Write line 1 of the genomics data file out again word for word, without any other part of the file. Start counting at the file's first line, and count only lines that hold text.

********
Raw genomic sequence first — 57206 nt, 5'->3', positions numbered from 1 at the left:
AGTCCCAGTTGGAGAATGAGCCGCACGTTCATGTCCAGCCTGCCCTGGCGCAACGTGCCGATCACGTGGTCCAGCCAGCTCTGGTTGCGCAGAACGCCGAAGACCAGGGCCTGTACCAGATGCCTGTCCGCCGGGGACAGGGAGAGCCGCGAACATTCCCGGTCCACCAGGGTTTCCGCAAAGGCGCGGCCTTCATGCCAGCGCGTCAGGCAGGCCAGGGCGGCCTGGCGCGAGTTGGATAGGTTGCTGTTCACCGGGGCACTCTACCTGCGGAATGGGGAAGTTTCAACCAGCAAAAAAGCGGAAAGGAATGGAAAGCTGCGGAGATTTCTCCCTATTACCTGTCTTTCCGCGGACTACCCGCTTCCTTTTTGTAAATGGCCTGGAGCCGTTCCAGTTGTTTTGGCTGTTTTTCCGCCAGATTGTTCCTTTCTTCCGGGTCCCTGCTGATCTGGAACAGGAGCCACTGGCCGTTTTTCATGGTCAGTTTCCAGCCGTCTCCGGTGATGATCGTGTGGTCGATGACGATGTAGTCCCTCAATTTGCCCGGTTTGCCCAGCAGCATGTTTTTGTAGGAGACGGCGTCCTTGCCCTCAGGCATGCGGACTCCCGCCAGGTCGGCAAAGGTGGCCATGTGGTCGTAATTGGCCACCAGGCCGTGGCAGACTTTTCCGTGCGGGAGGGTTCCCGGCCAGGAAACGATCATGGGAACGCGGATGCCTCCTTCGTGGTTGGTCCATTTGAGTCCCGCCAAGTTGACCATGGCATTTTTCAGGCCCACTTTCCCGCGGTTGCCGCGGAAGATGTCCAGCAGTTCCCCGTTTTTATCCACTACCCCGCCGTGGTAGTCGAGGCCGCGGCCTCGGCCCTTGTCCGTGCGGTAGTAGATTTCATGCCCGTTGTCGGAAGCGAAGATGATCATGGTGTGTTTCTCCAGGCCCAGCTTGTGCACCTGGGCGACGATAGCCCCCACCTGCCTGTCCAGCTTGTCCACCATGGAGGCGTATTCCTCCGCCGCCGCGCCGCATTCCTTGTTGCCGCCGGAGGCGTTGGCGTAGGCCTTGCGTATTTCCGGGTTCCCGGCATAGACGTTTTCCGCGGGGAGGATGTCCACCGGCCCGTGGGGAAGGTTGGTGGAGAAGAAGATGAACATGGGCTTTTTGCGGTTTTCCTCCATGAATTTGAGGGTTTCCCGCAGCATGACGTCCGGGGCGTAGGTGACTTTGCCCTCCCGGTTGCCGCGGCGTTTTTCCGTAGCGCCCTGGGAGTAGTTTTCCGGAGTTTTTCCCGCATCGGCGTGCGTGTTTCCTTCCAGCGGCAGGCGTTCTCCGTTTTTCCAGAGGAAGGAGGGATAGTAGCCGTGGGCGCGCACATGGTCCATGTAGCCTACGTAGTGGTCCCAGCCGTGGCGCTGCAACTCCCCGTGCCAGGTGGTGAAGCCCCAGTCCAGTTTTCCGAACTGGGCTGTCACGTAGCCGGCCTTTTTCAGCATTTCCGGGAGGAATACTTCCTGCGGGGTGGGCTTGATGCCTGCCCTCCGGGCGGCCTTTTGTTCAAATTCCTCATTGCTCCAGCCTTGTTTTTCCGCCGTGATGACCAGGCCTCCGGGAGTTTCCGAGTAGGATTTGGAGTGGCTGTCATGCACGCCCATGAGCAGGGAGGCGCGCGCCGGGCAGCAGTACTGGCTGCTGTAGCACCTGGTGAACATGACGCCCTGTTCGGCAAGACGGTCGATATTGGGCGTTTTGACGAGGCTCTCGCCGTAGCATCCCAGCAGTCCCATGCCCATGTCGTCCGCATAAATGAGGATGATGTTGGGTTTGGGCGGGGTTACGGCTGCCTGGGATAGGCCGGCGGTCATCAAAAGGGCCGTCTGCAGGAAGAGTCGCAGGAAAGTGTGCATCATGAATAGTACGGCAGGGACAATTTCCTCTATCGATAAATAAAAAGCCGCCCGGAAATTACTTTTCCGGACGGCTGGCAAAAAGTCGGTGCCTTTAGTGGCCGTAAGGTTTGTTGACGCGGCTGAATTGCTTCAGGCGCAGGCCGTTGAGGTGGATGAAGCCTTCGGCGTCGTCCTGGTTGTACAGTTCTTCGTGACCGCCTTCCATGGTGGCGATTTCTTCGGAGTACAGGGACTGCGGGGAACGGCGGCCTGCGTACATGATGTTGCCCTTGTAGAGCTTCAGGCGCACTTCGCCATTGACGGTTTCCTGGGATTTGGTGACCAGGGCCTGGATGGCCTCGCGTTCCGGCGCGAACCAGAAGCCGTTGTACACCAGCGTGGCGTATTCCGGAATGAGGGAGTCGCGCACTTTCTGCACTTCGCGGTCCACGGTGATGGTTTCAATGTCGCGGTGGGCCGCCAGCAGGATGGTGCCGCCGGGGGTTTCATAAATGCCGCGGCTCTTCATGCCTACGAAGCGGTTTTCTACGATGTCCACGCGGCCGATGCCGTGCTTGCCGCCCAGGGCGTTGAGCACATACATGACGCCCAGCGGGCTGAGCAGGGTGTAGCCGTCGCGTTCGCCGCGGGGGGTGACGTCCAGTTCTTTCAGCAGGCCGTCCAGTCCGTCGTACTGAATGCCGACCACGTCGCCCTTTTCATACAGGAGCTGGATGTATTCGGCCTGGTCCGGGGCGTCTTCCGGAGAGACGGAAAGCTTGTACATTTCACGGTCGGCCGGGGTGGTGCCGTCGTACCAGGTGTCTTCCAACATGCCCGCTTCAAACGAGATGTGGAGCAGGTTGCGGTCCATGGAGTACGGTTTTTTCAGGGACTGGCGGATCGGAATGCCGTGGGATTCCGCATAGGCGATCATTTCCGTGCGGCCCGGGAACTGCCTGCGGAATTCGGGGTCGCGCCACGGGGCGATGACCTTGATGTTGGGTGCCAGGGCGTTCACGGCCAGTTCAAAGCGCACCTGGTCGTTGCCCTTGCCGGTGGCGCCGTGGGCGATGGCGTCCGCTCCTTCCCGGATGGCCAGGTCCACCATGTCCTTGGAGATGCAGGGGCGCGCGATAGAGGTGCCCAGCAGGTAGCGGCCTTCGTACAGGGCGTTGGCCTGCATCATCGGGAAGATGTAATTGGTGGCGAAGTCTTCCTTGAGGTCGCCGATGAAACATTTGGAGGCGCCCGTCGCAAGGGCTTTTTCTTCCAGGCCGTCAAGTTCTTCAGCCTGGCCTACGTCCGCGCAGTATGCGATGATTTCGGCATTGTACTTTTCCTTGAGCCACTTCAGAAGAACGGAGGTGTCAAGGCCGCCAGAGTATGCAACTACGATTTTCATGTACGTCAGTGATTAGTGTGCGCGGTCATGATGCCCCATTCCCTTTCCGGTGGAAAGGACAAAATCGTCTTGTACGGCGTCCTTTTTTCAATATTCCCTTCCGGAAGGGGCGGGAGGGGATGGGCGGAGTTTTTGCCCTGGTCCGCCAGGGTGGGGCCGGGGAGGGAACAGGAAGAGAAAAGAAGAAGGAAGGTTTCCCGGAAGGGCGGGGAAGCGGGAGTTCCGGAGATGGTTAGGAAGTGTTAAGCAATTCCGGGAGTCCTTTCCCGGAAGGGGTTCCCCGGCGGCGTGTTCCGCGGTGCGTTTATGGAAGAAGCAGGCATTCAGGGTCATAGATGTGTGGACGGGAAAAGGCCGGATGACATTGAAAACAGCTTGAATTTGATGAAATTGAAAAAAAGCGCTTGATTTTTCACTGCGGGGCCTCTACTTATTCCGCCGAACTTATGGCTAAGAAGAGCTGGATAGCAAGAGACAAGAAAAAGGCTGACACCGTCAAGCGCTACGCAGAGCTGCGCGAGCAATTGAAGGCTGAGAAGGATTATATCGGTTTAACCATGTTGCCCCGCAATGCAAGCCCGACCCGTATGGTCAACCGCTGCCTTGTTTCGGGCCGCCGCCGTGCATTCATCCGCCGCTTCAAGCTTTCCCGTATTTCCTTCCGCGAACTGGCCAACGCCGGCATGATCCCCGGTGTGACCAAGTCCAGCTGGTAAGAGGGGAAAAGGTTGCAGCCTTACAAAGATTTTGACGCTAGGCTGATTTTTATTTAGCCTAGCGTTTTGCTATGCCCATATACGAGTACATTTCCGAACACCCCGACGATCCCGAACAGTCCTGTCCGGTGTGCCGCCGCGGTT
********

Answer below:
Raw genomic sequence first — 57206 nt, 5'->3', positions numbered from 1 at the left: